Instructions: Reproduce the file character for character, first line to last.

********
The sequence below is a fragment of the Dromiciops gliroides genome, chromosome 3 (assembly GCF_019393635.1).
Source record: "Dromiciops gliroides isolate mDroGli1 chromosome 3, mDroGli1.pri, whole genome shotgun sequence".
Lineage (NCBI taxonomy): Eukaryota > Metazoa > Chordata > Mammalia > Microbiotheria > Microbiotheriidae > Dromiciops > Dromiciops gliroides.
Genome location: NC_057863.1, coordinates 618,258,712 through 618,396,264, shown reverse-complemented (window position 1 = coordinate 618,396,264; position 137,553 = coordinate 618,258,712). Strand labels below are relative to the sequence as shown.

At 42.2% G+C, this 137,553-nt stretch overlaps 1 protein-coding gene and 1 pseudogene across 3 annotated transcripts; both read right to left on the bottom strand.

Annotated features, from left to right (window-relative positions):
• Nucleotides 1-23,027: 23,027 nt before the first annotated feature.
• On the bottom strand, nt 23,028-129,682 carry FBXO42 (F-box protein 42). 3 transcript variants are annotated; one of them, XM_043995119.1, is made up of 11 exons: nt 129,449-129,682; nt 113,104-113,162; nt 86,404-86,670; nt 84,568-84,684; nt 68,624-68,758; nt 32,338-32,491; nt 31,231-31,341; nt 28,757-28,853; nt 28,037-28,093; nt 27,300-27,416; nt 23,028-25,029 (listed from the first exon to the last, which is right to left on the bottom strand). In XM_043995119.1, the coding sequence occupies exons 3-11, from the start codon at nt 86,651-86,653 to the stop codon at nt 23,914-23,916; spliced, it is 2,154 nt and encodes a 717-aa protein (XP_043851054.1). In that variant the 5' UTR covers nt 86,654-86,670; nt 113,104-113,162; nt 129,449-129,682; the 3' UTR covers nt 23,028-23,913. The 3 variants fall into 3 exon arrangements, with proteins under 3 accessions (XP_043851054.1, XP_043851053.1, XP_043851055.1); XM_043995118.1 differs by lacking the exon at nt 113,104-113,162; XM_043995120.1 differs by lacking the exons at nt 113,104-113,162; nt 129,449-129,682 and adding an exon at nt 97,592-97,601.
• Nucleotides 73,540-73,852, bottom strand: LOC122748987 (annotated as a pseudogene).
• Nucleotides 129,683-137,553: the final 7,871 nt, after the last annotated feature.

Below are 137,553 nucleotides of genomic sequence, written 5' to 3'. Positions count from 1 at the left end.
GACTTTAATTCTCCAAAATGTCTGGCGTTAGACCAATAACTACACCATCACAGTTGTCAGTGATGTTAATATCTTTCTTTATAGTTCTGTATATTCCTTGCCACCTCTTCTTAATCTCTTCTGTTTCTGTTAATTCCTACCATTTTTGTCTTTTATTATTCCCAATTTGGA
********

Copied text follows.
The sequence below is a fragment of the Dromiciops gliroides genome, chromosome 3 (assembly GCF_019393635.1).
Source record: "Dromiciops gliroides isolate mDroGli1 chromosome 3, mDroGli1.pri, whole genome shotgun sequence".
Lineage (NCBI taxonomy): Eukaryota > Metazoa > Chordata > Mammalia > Microbiotheria > Microbiotheriidae > Dromiciops > Dromiciops gliroides.
Genome location: NC_057863.1, coordinates 618,258,712 through 618,396,264, shown reverse-complemented (window position 1 = coordinate 618,396,264; position 137,553 = coordinate 618,258,712). Strand labels below are relative to the sequence as shown.

At 42.2% G+C, this 137,553-nt stretch overlaps 1 protein-coding gene and 1 pseudogene across 3 annotated transcripts; both read right to left on the bottom strand.

Annotated features, from left to right (window-relative positions):
• Nucleotides 1-23,027: 23,027 nt before the first annotated feature.
• On the bottom strand, nt 23,028-129,682 carry FBXO42 (F-box protein 42). 3 transcript variants are annotated; one of them, XM_043995119.1, is made up of 11 exons: nt 129,449-129,682; nt 113,104-113,162; nt 86,404-86,670; nt 84,568-84,684; nt 68,624-68,758; nt 32,338-32,491; nt 31,231-31,341; nt 28,757-28,853; nt 28,037-28,093; nt 27,300-27,416; nt 23,028-25,029 (listed from the first exon to the last, which is right to left on the bottom strand). In XM_043995119.1, the coding sequence occupies exons 3-11, from the start codon at nt 86,651-86,653 to the stop codon at nt 23,914-23,916; spliced, it is 2,154 nt and encodes a 717-aa protein (XP_043851054.1). In that variant the 5' UTR covers nt 86,654-86,670; nt 113,104-113,162; nt 129,449-129,682; the 3' UTR covers nt 23,028-23,913. The 3 variants fall into 3 exon arrangements, with proteins under 3 accessions (XP_043851054.1, XP_043851053.1, XP_043851055.1); XM_043995118.1 differs by lacking the exon at nt 113,104-113,162; XM_043995120.1 differs by lacking the exons at nt 113,104-113,162; nt 129,449-129,682 and adding an exon at nt 97,592-97,601.
• Nucleotides 73,540-73,852, bottom strand: LOC122748987 (annotated as a pseudogene).
• Nucleotides 129,683-137,553: the final 7,871 nt, after the last annotated feature.

Below are 137,553 nucleotides of genomic sequence, written 5' to 3'. Positions count from 1 at the left end.
GACTTTAATTCTCCAAAATGTCTGGCGTTAGACCAATAACTACACCATCACAGTTGTCAGTGATGTTAATATCTTTCTTTATAGTTCTGTATATTCCTTGCCACCTCTTCTTAATCTCTTCTGTTTCTGTTAATTCCTACCATTTTTGTCTTTTATTATTCCCAATTTGGA